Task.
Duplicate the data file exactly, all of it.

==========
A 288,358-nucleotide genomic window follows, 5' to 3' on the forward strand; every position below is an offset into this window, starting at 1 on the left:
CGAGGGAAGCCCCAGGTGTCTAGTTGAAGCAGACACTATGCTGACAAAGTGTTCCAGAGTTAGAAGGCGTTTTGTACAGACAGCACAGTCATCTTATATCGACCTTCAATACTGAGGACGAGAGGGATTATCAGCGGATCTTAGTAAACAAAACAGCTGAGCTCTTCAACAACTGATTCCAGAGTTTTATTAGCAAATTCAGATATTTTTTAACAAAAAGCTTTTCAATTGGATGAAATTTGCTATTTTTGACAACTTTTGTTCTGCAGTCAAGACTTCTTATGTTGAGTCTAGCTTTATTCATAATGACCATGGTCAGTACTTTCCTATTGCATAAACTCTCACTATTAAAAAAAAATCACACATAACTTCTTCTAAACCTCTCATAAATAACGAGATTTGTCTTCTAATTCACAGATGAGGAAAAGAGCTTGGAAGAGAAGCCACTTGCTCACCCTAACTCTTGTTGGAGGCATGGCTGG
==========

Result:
A 288,358-nucleotide genomic window follows, 5' to 3' on the forward strand; every position below is an offset into this window, starting at 1 on the left:
CGAGGGAAGCCCCAGGTGTCTAGTTGAAGCAGACACTATGCTGACAAAGTGTTCCAGAGTTAGAAGGCGTTTTGTACAGACAGCACAGTCATCTTATATCGACCTTCAATACTGAGGACGAGAGGGATTATCAGCGGATCTTAGTAAACAAAACAGCTGAGCTCTTCAACAACTGATTCCAGAGTTTTATTAGCAAATTCAGATATTTTTTAACAAAAAGCTTTTCAATTGGATGAAATTTGCTATTTTTGACAACTTTTGTTCTGCAGTCAAGACTTCTTATGTTGAGTCTAGCTTTATTCATAATGACCATGGTCAGTACTTTCCTATTGCATAAACTCTCACTATTAAAAAAAAATCACACATAACTTCTTCTAAACCTCTCATAAATAACGAGATTTGTCTTCTAATTCACAGATGAGGAAAAGAGCTTGGAAGAGAAGCCACTTGCTCACCCTAACTCTTGTTGGAGGCATGGCTGG